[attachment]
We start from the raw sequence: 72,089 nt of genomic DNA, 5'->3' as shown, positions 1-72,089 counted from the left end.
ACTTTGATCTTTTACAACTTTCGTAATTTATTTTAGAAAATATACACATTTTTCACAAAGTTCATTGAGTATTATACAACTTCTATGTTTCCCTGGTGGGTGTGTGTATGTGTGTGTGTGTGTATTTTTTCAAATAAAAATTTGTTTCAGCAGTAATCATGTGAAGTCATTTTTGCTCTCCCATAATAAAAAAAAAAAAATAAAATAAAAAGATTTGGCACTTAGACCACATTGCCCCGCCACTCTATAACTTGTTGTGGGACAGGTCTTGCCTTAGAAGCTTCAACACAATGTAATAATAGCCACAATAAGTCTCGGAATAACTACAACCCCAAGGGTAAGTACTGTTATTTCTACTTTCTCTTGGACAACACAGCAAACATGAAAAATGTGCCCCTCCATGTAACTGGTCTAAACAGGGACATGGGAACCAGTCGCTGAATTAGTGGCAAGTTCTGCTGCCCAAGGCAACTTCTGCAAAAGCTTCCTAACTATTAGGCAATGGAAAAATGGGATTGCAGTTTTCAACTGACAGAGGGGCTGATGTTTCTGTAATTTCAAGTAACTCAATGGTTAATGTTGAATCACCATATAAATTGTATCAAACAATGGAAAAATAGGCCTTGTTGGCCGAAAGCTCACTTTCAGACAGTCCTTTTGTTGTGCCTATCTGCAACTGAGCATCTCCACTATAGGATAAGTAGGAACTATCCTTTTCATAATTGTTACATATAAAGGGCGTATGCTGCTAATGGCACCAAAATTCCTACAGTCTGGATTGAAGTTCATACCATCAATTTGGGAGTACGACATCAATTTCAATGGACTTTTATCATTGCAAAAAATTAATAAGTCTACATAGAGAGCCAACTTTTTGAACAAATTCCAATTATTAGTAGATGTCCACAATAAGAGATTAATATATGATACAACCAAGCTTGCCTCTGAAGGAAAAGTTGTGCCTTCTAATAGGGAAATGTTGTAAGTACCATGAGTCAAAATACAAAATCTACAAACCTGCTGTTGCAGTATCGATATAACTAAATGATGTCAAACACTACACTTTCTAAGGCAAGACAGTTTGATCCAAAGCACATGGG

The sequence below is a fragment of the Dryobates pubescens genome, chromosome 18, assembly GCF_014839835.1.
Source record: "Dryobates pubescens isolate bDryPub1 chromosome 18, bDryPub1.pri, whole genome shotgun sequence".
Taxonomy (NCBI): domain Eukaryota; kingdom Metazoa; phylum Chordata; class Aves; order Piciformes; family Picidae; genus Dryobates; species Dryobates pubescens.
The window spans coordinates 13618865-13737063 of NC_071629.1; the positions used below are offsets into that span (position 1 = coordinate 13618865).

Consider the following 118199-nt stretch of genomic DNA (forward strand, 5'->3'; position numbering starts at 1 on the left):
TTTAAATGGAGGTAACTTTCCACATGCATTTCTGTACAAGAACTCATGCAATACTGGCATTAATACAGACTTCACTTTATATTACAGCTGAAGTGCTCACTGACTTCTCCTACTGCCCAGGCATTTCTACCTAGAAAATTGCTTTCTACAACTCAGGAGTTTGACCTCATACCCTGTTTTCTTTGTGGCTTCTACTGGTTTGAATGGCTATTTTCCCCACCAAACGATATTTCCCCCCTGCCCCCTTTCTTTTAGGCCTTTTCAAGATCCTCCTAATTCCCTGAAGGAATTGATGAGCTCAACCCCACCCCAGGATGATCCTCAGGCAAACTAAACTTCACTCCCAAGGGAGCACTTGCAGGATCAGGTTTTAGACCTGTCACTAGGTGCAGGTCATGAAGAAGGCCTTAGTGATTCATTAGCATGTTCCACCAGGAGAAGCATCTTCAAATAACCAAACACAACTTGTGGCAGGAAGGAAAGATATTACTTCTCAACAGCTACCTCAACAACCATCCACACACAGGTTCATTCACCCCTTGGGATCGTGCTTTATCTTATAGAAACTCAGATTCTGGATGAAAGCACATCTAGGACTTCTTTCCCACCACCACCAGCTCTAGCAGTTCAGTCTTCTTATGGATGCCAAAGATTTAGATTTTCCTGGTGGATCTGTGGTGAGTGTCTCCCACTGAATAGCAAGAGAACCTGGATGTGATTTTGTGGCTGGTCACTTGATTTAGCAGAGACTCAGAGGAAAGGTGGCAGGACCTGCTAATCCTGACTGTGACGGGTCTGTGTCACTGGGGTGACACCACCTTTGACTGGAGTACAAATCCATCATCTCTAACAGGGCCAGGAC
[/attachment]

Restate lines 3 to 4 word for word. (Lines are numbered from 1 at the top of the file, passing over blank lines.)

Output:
The sequence below is a fragment of the Dryobates pubescens genome, chromosome 18, assembly GCF_014839835.1.
Source record: "Dryobates pubescens isolate bDryPub1 chromosome 18, bDryPub1.pri, whole genome shotgun sequence".